The Indonesia Deposit Insurance Corporation (LPS) has opened another offering of Bank Mutiara’s shares after failing to find suitable buyers over the last two consecutive years.
The paperwork submission period would run until May 15, the LPS announced on Thursday. It has again appointed state-owned securities firm PT Danareksa Sekuritas as its financial advisor.
Danareksa has received letters of interest from two potential investors since the offering was opened on Jan. 21, according to president director Marciano Herman, while declining to name the bidders.
Bank Mutiara, formerly known as Bank Century, has been on the market for Rp 6.7 trillion (US$688.95 million) since 2011. It is now 99.9 percent owned by the LPS, which took it over in the 2008 bailout.
As required by Article 42 of Law No. 24/2004 on the LPS, all shares of any bank rescued by the LPS,
including Mutiara, must be sold at their purchase price within three years of the rescue.
The time of sale may be extended a maximum of two times, with each extension lasting for one year. The publicly listed bank’s high price has so far been the main reason for a lack of serious investors. Mutiara’s price-to-book value (PBV) ratio has been deemed too high as well, considering the book value of its equity was Rp 1.38 trillion as of December 2012.
LPS finance director Mirza Mochtar said that any interested investor who lacked the required capital was allowed to form a consortium with other parties to be able to finance the purchase. “What is important is that we will sell the shares for a total of Rp 6.7 trillion in one go,” he said.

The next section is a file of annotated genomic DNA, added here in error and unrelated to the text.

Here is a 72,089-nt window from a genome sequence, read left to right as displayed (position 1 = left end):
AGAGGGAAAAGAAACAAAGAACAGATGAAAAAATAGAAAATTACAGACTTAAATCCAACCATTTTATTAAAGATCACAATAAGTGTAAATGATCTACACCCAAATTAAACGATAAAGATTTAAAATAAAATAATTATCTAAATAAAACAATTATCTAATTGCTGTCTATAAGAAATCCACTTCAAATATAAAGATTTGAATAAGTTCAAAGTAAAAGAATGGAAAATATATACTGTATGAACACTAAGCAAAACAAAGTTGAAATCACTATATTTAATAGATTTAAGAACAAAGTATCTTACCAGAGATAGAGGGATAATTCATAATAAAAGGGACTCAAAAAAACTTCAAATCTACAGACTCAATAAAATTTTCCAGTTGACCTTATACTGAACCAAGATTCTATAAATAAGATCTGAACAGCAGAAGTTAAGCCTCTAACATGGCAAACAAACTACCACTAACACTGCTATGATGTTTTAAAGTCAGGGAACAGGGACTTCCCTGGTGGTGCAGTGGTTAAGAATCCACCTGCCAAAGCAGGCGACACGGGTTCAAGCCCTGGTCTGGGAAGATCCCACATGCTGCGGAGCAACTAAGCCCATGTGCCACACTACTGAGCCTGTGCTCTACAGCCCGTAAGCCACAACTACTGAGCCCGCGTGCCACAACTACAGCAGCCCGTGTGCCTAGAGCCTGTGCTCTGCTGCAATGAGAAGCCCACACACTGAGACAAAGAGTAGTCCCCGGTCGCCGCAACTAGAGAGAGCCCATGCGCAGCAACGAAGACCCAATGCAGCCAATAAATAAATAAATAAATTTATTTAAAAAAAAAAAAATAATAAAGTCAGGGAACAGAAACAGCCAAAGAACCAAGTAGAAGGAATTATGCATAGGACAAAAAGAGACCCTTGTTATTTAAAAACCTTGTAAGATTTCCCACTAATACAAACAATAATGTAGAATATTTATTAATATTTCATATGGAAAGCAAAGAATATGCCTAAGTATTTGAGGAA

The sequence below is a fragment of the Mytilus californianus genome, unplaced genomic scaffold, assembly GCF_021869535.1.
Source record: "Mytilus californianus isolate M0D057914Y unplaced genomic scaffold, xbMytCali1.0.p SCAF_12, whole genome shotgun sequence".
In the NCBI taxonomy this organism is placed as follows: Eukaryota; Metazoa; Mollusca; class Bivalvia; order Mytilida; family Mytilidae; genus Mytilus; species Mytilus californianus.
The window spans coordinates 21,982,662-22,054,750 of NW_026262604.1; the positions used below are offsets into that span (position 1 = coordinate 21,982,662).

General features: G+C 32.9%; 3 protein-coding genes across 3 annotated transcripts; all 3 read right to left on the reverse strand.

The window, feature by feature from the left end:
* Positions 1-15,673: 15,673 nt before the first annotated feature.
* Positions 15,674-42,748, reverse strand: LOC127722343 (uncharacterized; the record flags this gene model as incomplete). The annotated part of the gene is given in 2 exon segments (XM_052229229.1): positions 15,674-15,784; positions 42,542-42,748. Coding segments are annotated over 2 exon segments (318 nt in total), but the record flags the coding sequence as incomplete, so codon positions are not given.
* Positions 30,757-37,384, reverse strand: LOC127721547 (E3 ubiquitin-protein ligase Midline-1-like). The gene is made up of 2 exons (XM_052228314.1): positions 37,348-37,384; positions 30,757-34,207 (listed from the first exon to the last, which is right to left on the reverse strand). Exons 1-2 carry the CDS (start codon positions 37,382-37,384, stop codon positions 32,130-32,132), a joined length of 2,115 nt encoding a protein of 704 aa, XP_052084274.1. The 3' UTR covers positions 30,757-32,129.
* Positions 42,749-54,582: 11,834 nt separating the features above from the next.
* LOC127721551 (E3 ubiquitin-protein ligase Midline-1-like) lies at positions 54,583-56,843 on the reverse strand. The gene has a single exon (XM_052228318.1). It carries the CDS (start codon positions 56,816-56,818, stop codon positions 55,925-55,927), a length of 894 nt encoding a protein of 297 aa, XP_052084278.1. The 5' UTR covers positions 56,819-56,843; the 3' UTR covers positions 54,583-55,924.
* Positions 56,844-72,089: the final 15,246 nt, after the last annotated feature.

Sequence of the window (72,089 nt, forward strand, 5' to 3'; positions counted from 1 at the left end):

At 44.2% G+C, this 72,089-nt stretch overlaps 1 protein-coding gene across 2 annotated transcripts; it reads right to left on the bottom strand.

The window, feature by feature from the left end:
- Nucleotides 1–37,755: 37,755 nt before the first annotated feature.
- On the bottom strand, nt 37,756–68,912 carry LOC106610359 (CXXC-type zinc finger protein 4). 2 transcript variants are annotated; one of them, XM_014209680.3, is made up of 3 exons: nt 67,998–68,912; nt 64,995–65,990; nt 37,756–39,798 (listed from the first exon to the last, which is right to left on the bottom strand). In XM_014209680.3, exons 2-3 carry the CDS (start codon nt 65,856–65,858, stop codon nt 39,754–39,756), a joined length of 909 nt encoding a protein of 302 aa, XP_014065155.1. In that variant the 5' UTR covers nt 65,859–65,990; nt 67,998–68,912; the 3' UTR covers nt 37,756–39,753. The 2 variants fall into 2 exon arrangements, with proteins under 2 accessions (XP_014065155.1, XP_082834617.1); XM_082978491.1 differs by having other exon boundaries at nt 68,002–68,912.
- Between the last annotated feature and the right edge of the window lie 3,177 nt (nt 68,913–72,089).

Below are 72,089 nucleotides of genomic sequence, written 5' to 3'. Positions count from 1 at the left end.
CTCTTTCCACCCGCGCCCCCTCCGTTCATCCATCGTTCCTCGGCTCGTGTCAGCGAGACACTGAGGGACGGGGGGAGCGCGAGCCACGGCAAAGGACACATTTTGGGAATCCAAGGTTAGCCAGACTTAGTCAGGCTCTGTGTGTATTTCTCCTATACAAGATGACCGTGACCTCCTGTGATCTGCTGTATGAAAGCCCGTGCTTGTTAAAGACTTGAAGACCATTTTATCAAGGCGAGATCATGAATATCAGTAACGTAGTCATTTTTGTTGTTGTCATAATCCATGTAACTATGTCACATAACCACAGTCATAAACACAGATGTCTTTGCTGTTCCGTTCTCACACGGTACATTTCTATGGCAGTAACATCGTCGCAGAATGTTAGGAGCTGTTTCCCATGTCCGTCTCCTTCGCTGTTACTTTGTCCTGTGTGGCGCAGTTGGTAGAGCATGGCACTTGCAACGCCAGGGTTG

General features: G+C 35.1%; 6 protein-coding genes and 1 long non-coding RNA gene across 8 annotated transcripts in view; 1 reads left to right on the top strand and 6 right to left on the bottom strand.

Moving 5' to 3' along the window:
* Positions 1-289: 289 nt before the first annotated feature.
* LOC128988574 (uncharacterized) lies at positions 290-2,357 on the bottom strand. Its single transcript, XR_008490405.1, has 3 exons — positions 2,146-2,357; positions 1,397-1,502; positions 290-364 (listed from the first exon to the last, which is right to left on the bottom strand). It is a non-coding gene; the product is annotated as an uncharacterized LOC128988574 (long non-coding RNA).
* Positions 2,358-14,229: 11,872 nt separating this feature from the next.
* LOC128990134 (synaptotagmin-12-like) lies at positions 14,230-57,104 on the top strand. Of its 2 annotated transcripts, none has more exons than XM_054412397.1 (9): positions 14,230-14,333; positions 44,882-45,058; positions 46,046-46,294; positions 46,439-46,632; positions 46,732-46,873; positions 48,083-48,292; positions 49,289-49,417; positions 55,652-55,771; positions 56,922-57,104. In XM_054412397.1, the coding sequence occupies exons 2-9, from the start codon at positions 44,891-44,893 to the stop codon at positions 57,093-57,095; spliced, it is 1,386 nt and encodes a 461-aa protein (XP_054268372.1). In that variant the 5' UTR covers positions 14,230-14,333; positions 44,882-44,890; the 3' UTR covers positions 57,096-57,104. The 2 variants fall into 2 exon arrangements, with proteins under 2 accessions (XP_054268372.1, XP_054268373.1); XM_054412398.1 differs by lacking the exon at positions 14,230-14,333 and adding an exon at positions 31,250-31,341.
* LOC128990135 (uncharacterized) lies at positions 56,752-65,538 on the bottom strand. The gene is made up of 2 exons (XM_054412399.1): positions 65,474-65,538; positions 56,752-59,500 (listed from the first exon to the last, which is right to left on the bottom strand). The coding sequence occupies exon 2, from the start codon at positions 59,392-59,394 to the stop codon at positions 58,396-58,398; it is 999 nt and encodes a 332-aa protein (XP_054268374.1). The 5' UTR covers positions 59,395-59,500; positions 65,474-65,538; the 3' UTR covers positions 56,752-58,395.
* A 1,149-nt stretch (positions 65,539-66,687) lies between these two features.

According to data from LPS, in 2011, there were nine investors who expressed an interest in buying the bank, but only three submitted the necessary documents. None of them passed LPS’ document verification stage.
Seven parties expressed interest last year, but only three submitted the necessary paperwork. Again, no investors were able to meet LPS’ requirements.
Publicly listed toll road operator PT Citra Marga Nusaphala Persada stated in December 2012 — four months after the offering was closed — that it was interested in acquiring Mutiara’s shares, but admitted that it would not be able to purchase the bank in a one-time payment, citing internal cash limitations.
If no deal is made by 2014, Mutiara can be sold to the highest bidder, regardless of the purchase price. According to Mirza, if that is the case, the bank will be revaluated to determine its financial prospect. “Hopefully Bank Indonesia’s new regulation on bank shares ownership will be an added value in Mutiara’s sale,” he said.
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